Avoid the biggest mistake in delivering slide presentations — Understand Presentation Mathematics
Aktualisiert: 28. Jan 2019
How much is 1 + 1 in a presentation?
Yes, 1 + 1 = 0.
And that is roughly how much your audience will remember from what you say if you don’t understand this equation. I call it Presentation Mathematics.
How does Presentation Mathematics work?
If the presenter talks (the first 1 in the equation) at the same as when they show visual information in a slide which takes longer than up to three seconds to absorb (the second 1), the audience will remember nothing or almost nothing (= 0).
Because despite what we would like to believe about ourselves, we are unable to pay attention to two simultaneous activities that require mental focus. And following what someone says and understanding visual information (written text, a graph, a pie or bar chart, etc.) are two such activities.
So how can we avoid this mistake?
By not putting our audience in a situation where they have to do the two things SIMULTANEOUSLY.
If we don’t make them listen to us at the same time as we give them visual input that takes longer than up to three seconds to absorb, then they will avoid the deathtrap which so many presenters set for their audiences and their presentations without being aware of it.
How to put this into practice?
Just follow a few simple guidelines that make slides and the delivery of a slide presentation brain-friendly.
1) Reduce the amount of text in a slide to the absolute minimum (only the key word or phrase) and to a supporting picture if you will keep taking while showing the slide.
The full sentence in the below slide is a lot more than we need to have in a brain-friendly one. (And just remember how often you see much more text than this in slides.)
Instead, reduce the text to the bare minimum by focusing on the essence of it. And say the rest.
2) Show the slide with the key word or phrase at the same time as when you say them. Not before. (Use presenter mode on your computer to know which slide is coming next so you can synch what you say with what you show.)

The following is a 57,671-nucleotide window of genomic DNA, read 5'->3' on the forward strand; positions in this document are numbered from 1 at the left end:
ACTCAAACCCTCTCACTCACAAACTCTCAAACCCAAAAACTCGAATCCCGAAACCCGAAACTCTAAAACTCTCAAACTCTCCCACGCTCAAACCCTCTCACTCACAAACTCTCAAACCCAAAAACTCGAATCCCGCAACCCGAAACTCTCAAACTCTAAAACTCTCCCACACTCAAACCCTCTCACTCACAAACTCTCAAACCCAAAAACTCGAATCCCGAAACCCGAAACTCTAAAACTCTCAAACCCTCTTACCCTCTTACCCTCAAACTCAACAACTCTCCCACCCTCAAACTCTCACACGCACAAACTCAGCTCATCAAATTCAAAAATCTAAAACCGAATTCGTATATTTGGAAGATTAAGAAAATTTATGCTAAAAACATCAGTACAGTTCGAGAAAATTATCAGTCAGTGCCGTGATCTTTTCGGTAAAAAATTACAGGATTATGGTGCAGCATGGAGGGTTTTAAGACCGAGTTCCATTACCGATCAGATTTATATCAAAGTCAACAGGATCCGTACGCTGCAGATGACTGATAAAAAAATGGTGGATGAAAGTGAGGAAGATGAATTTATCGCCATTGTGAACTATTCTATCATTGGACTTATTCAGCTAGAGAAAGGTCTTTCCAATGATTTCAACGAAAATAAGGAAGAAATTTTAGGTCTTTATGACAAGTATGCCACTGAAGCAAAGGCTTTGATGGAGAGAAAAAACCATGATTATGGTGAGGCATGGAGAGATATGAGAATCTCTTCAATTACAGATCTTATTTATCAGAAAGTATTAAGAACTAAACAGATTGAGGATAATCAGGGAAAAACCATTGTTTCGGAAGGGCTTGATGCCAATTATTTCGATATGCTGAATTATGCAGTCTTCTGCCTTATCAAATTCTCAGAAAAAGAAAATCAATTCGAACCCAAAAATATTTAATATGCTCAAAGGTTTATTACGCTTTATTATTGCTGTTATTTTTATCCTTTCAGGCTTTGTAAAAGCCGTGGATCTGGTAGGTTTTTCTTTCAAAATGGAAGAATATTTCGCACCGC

3) Avoid bullet points in slides, even if the text in them is reduced, as they typically provide more visual detail than can be mentally digested in up to three seconds. Many presentations have died or were heavily wounded by the bullet points in them.
So instead of:
(each as a separate slide)
4) If for whatever inconceivable reason you still insist on bullet points, grey out the ones you are currently not talking about, while keeping the text in each to the mentioned absolute minimum. This will prevent the audience from reading ahead. Nobody can help themselves do it. So if you give it to them, you are setting them up for getting to the zero in Presentation Mathematics.
Use the following multiple slides:
5) If you need to show graphs, tables or diagrams, tell your audience what you are going to show them before you do so. Then show it to them for about 30-40 seconds while not saying a word.
(Or an example for a graph.)
This way, they will have the overview of the bigger picture and all the details, which some kind of audiences like.
Finally walk them though the important details in the graph, table or diagram while greying out all parts of it that you are currently not talking about. The greying out will ensure that they don’t try to read or make sense of the parts you are not addressing at that moment and thus they will not be distracted from what you are saying.
(An example of walking your audience step-by-step through the relevant details of a table instead of talking about details in the table while showing it in full. Each slide is used in a separate step and you should talk only about that step while the rest of the table is greyed out.)
(The same approach applies to graphs.)
If you apply the above, you will be able to direct your audiences attention to what they need to focus on, just like a film director does, so that nothing distracts them from your storytelling.
You will sell your products, services and ideas better.
What I have described here is part of what makes slides brain-friendly. I will be exploring the above and much more in greater detail in my Brain-Friendly Slides workshop at the Munich Creative Business Week on 9th March.